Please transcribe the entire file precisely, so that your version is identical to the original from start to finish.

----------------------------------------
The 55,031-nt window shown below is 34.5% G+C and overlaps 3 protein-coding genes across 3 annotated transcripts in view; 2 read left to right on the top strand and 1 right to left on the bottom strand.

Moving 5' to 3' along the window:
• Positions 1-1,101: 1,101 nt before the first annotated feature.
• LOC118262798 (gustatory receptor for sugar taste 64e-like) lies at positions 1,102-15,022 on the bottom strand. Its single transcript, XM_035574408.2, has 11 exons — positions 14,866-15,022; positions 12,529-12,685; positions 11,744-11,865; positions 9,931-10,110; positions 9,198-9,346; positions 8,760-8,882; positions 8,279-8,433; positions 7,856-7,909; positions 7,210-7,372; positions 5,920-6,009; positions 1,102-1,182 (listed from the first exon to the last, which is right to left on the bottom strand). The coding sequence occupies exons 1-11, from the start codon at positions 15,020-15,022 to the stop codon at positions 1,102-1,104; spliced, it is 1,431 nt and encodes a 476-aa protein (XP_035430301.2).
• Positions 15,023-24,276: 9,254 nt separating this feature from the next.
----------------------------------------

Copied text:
The 55,031-nt window shown below is 34.5% G+C and overlaps 3 protein-coding genes across 3 annotated transcripts in view; 2 read left to right on the top strand and 1 right to left on the bottom strand.

Moving 5' to 3' along the window:
• Positions 1-1,101: 1,101 nt before the first annotated feature.
• LOC118262798 (gustatory receptor for sugar taste 64e-like) lies at positions 1,102-15,022 on the bottom strand. Its single transcript, XM_035574408.2, has 11 exons — positions 14,866-15,022; positions 12,529-12,685; positions 11,744-11,865; positions 9,931-10,110; positions 9,198-9,346; positions 8,760-8,882; positions 8,279-8,433; positions 7,856-7,909; positions 7,210-7,372; positions 5,920-6,009; positions 1,102-1,182 (listed from the first exon to the last, which is right to left on the bottom strand). The coding sequence occupies exons 1-11, from the start codon at positions 15,020-15,022 to the stop codon at positions 1,102-1,104; spliced, it is 1,431 nt and encodes a 476-aa protein (XP_035430301.2).
• Positions 15,023-24,276: 9,254 nt separating this feature from the next.